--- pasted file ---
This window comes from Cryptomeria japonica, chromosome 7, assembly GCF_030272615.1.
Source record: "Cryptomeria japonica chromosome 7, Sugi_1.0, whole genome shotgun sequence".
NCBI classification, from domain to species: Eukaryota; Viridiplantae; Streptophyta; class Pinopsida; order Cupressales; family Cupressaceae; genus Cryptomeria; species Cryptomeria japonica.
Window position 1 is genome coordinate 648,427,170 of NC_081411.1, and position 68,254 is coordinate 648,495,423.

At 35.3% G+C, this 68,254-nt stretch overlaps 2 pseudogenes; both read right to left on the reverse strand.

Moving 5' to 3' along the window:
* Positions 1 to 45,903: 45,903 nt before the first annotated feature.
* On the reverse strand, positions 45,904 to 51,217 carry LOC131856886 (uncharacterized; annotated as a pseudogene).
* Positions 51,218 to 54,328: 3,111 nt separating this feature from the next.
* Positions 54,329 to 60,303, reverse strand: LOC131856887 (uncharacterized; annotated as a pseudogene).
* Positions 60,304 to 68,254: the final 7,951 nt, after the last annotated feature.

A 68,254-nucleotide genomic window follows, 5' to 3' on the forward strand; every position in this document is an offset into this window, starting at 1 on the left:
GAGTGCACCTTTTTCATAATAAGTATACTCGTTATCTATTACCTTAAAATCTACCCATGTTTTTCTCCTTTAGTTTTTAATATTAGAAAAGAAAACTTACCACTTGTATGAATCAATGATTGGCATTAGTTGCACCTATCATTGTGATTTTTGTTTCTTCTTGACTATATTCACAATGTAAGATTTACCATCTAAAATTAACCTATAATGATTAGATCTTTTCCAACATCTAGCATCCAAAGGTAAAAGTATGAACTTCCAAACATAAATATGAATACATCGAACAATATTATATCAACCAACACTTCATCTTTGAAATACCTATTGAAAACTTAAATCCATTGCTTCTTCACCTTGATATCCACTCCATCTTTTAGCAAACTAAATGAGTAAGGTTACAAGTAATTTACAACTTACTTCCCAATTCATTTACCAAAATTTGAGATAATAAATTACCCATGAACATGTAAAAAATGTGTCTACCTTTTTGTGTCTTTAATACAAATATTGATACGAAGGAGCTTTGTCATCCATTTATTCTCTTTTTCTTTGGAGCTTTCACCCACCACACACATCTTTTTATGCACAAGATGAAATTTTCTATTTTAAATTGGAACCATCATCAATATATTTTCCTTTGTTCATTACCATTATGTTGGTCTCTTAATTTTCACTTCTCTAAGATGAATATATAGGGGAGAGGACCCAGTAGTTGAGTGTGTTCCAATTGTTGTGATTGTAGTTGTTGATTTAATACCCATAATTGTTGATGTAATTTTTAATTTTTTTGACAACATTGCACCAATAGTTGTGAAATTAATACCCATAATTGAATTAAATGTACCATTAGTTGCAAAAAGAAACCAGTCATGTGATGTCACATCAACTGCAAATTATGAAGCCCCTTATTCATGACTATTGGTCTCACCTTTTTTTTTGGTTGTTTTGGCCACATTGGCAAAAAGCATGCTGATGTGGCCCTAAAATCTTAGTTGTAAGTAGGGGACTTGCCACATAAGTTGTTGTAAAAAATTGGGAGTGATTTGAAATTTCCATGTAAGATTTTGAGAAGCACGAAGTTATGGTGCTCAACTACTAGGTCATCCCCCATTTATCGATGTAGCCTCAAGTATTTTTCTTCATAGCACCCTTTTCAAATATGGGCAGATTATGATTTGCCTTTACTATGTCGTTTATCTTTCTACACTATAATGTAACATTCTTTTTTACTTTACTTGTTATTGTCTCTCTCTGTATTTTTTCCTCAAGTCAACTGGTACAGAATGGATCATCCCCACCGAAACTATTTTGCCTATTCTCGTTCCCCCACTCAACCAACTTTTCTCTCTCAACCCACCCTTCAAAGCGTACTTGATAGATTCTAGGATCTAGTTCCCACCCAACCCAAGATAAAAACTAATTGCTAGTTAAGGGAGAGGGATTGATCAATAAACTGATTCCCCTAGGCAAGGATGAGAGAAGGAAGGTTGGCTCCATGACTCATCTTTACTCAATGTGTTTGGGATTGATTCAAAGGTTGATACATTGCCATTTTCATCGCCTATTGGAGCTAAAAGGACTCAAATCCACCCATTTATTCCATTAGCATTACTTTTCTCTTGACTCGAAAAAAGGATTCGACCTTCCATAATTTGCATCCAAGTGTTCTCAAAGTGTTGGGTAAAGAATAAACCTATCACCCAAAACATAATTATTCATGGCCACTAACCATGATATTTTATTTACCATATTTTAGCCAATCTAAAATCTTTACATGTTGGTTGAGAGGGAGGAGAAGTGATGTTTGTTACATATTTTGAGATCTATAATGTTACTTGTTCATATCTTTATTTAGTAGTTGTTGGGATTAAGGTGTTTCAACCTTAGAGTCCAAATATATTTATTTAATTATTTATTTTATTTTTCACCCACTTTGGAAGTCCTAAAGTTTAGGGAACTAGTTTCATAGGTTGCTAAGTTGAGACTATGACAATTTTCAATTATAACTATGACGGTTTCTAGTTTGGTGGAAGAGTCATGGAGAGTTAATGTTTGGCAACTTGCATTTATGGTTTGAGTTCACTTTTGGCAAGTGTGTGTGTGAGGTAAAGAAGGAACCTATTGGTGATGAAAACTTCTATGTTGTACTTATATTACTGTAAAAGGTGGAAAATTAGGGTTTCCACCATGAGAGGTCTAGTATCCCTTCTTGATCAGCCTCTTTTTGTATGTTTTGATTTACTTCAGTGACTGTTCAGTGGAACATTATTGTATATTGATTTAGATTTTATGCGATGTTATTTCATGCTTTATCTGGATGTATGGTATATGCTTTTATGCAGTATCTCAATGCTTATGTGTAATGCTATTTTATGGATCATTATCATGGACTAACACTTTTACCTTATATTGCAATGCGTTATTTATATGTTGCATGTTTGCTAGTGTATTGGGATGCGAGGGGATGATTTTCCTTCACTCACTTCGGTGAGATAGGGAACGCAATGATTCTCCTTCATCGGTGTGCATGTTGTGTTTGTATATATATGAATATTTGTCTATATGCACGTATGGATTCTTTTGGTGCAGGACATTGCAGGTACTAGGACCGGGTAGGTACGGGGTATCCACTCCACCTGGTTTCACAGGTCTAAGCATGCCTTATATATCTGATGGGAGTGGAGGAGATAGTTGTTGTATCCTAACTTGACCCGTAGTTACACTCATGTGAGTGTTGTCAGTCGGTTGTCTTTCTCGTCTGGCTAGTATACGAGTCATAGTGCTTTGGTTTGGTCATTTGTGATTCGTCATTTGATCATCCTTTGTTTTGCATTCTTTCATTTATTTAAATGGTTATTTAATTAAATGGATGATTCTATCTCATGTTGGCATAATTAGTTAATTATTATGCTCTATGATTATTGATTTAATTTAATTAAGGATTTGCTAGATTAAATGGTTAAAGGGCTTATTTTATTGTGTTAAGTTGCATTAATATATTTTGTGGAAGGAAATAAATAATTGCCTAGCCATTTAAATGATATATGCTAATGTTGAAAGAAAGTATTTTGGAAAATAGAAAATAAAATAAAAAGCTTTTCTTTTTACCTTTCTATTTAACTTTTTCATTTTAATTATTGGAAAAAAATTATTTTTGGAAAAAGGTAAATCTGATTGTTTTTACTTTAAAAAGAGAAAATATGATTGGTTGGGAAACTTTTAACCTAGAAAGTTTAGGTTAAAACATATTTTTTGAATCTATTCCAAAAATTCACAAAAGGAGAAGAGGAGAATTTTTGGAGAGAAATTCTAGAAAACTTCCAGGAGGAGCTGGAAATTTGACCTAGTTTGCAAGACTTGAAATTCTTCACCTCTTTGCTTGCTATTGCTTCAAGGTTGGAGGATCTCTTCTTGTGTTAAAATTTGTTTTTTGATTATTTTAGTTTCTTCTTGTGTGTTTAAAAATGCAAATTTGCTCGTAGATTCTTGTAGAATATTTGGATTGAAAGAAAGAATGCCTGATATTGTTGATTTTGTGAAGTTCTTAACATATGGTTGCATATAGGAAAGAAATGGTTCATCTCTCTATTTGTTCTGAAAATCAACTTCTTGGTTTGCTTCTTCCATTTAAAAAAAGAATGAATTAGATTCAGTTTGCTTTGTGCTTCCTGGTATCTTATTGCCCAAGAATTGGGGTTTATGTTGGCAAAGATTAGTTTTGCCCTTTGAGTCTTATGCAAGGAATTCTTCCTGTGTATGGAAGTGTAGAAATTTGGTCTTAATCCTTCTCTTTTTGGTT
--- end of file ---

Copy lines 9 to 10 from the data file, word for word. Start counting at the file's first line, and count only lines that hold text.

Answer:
* Positions 51,218 to 54,328: 3,111 nt separating this feature from the next.
* Positions 54,329 to 60,303, reverse strand: LOC131856887 (uncharacterized; annotated as a pseudogene).